Thursday, January 30, 2014

"Beautiful Decay"

Here is an article on Autobiography by Ellyn Ruddick-Sunstein published in Beautiful Decay. This series is ongoing/in progress so I have not been able to separate myself from the photographs and sculptural objects yet and deduce how they flow with one another. It was interesting to read a stranger's take on the matter and I was most drawn to her concluding paragraph:

"The narrative of the series is hard to follow, and therein lies its power; the viewer is tasked with the impossible exercise of constructing a life between bookend-like photographs of chopped hair. What emerges from the powerful work is not the objects themselves, or even whatever personal and mysterious experiences they might symbolize, but the artist’s movingly frantic and ultimately futile attempt to immortalize what is already gone."

Thank you, Ellyn, for the thoughtful words. I hope the narrative is clarified as more pieces are added to the series.

Wednesday, January 29, 2014

Six Chairs: Robert Cumming

Robert Cumming, Makeshift Art School Furniture Chairs, 1976

Robert Cumming, Quick Shift of the Head Leaves Glowing School Afterimage Posited on Pedestal, 1978

I remember when a few chairs from the Art Department made their way home as a child. A stool not unlike the one above was a preferred seat in the studio, even though a student painted a swastika on it (I eventually I asked my father if I could sand it off and he complied). Each time I see these two photographs, I laugh (an action that needs to happen more often these days).

Tuesday, January 28, 2014

"Daylight" by James Luckett

James Luckett recently created a series of photographs on his iPad that I have not stopped thinking about since I saw them on Instagram. He documents one winter day in Yellow Springs, Ohio from a window in a shotgun house. He is no stranger to using this "low tech" camera to create artistic photographs. See the rest here.

Monday, January 27, 2014

My (nonexistent) Spare Time...

... is devoted to this:

Reading Damage Control: Art and Destruction Since 1950

Listening to Carrie Mae Weems discuss From Here I Saw What Happened and I Cried on the Modern Art Notes podcast.

Jacinda Russell, Instagram Loading in Sierra or Tom Friedman's Untitled (a ring of plastic drinking cups), Aerial View, 1993

Critiquing two months of 27 photographs on Instagram.

Taiyo Onorato and Nico Krebs, Book Cam (Aperture Edition) 210mm, 2012

Preparing a talk on the Aperture Remix exhibition currently on display at the Ball State Art Museum (= best show since I've lived here). More soon.

Marcel Duchamp, In Advance of the Broken Arm, 1963

Shoveling more snow (and drifts) from the driveway than I ever have in my life (inventing new swear words and complaining profusely on how much I despise winter).

Beth Hoeckel

Dreaming hourly of how I can live in a warm climate 365 days of the year. Hoeckel's photographs evoke a sense of longing for warm weather, blue skies, clear water, and swimming outdoors. I can dream....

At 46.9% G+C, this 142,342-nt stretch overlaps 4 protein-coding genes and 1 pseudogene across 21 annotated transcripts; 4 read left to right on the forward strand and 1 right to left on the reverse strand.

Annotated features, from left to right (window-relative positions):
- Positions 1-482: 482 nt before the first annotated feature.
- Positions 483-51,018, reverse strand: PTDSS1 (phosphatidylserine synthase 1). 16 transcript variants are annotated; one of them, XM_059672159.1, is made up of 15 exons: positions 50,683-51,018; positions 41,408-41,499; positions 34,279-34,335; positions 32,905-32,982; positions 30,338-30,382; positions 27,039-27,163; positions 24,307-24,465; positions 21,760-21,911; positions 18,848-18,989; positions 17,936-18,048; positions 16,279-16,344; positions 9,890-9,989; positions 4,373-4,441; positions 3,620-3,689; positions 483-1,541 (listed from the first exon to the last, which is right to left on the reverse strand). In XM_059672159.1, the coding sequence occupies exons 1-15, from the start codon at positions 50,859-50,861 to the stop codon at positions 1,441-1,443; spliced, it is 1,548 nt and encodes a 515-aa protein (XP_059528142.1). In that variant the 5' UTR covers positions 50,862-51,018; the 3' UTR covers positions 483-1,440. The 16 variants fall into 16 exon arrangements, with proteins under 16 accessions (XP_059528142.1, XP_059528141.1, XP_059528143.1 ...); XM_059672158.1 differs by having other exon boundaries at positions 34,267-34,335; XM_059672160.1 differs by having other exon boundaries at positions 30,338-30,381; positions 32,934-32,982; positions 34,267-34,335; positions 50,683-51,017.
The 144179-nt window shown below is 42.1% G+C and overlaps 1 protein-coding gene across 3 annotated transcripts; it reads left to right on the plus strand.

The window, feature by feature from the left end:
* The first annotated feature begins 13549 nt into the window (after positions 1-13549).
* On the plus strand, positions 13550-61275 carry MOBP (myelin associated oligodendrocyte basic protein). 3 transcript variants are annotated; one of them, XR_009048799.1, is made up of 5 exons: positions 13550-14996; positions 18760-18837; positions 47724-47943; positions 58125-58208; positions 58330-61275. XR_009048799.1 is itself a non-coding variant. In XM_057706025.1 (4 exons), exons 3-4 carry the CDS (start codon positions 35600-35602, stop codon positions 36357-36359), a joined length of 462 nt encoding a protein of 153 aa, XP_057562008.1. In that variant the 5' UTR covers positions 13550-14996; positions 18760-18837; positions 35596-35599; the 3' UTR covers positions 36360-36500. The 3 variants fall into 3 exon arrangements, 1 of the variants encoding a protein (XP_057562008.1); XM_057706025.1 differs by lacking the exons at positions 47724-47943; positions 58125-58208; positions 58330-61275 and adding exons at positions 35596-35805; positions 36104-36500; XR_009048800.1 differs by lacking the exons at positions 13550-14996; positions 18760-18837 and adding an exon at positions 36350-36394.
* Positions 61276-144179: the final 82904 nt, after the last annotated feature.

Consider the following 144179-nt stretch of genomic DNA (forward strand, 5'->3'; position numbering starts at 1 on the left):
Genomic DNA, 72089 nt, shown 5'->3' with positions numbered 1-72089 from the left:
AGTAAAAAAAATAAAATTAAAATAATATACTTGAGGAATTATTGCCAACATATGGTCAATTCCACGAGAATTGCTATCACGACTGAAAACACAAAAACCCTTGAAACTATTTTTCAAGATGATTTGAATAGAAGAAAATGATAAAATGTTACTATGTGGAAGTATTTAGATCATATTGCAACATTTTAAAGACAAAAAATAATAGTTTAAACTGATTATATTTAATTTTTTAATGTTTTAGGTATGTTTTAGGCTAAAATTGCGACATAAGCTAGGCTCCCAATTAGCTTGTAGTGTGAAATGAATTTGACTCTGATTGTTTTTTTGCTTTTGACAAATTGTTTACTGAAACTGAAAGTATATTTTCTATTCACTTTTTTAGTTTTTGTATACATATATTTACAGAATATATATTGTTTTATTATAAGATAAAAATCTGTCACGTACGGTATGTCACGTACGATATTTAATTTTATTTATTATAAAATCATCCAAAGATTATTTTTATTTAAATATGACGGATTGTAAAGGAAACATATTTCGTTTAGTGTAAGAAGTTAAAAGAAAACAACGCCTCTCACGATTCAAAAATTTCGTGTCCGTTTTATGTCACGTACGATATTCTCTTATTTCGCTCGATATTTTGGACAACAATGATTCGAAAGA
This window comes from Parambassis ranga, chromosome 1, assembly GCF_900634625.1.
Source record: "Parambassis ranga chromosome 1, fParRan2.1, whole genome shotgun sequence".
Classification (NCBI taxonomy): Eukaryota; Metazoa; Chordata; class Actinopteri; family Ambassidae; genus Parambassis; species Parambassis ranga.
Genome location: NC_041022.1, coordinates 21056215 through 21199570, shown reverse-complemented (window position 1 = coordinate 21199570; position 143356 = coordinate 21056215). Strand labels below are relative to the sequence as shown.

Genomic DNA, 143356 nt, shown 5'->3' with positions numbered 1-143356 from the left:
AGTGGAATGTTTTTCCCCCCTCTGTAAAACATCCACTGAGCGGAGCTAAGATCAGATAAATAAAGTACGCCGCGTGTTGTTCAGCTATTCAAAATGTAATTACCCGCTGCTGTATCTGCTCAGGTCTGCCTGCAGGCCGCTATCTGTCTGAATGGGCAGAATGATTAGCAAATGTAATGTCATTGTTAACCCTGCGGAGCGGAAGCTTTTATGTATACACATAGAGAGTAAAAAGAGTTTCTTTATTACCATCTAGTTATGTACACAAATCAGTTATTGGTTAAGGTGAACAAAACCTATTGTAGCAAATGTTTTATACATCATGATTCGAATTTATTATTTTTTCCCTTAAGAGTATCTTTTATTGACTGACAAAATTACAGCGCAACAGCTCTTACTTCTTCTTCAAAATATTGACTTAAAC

Sunday, January 26, 2014

Voice-over: David C. Nolan

In addition to exhibiting Nine Fake Cakes & Nine Bodies of Water in the White House, Mary Wright was hard at work making these videos for the next Space Object auction. She asked her neighbor to read David C. Nolan's text and it is effective (read: creepy). There are three below and more can be found here.

Videos by Mary Wright.

Wednesday, January 22, 2014

Sometimes Nothing Says It All (in bleached fabric)

Ed Ruscha, I'm Going to Leave More Notes and I'm Going to Kick More Ass, 1999 and
Say Yes to Our Demands Or Else, 1999

College Ruled and Graph Paper in the Mike Kelley Retrospective

The following three photographs were taken of Mike Kelley's drawings and photographs at PS1 MoMA. Thank you PS1 for changing your photography policy!

One of my favorite details of the Mike Kelley Retrospective was his use of paper - both handmade and found. They were painted and photographed with text written in block letters, neatly and sloppily.

Around the same time I saw this, I finished an entire page of "Names People Think I Am Called" that begin in 1999 while working for the Houston Center for Photography. I have struggled with how to present it (currently it's written in a spiral notebook from Archaeology class in undergraduate school). I am now brainstorming whether or not I want to apply some techniques other than "found."

There is a growing pile of cardboard notebook backing in my studio. With school and work combined, I produce a great number of these over the year. They might make an appearance in the resolution of a few lists.

It doesn't hurt that I take a great deal of notes that look like this in faculty meetings (grow cardboard pile, grow).

Monday, January 20, 2014

Exposed a Roll of Film for the First Time in a Decade

Sent 17 January 2014. Owning a typewriter makes letter writing infinitely more interesting for me to write (and hopefully for one to receive).

Wednesday, January 15, 2014

Telecake News

I found this photograph in Larry Sultan and Mike Mandel and couldn't help but laugh. It was source material for their billboard research. It also serves as a reminder how much cakes have changed since 1972 (technology too).

Tuesday, January 14, 2014

Auction at Space Object